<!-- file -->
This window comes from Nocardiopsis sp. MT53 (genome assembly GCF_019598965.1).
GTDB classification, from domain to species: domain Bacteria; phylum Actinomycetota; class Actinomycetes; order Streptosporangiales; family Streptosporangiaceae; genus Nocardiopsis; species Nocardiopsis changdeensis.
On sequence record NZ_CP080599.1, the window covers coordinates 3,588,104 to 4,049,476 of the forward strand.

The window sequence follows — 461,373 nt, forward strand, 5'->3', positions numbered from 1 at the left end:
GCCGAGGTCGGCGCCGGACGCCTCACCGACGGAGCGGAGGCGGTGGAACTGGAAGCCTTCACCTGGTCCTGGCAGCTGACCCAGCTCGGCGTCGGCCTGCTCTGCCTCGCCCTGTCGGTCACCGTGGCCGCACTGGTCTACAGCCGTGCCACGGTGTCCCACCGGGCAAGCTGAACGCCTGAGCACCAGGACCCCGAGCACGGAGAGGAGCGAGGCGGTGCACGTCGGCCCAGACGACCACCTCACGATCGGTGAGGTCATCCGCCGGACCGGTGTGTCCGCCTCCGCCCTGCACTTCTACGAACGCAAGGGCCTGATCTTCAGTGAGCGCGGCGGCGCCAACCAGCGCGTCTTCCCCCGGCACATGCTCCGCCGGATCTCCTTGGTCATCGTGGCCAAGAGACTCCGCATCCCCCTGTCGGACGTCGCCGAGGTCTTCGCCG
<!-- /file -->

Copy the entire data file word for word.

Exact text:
This window comes from Nocardiopsis sp. MT53 (genome assembly GCF_019598965.1).
GTDB classification, from domain to species: domain Bacteria; phylum Actinomycetota; class Actinomycetes; order Streptosporangiales; family Streptosporangiaceae; genus Nocardiopsis; species Nocardiopsis changdeensis.
On sequence record NZ_CP080599.1, the window covers coordinates 3,588,104 to 4,049,476 of the forward strand.

The window sequence follows — 461,373 nt, forward strand, 5'->3', positions numbered from 1 at the left end:
GCCGAGGTCGGCGCCGGACGCCTCACCGACGGAGCGGAGGCGGTGGAACTGGAAGCCTTCACCTGGTCCTGGCAGCTGACCCAGCTCGGCGTCGGCCTGCTCTGCCTCGCCCTGTCGGTCACCGTGGCCGCACTGGTCTACAGCCGTGCCACGGTGTCCCACCGGGCAAGCTGAACGCCTGAGCACCAGGACCCCGAGCACGGAGAGGAGCGAGGCGGTGCACGTCGGCCCAGACGACCACCTCACGATCGGTGAGGTCATCCGCCGGACCGGTGTGTCCGCCTCCGCCCTGCACTTCTACGAACGCAAGGGCCTGATCTTCAGTGAGCGCGGCGGCGCCAACCAGCGCGTCTTCCCCCGGCACATGCTCCGCCGGATCTCCTTGGTCATCGTGGCCAAGAGACTCCGCATCCCCCTGTCGGACGTCGCCGAGGTCTTCGCCG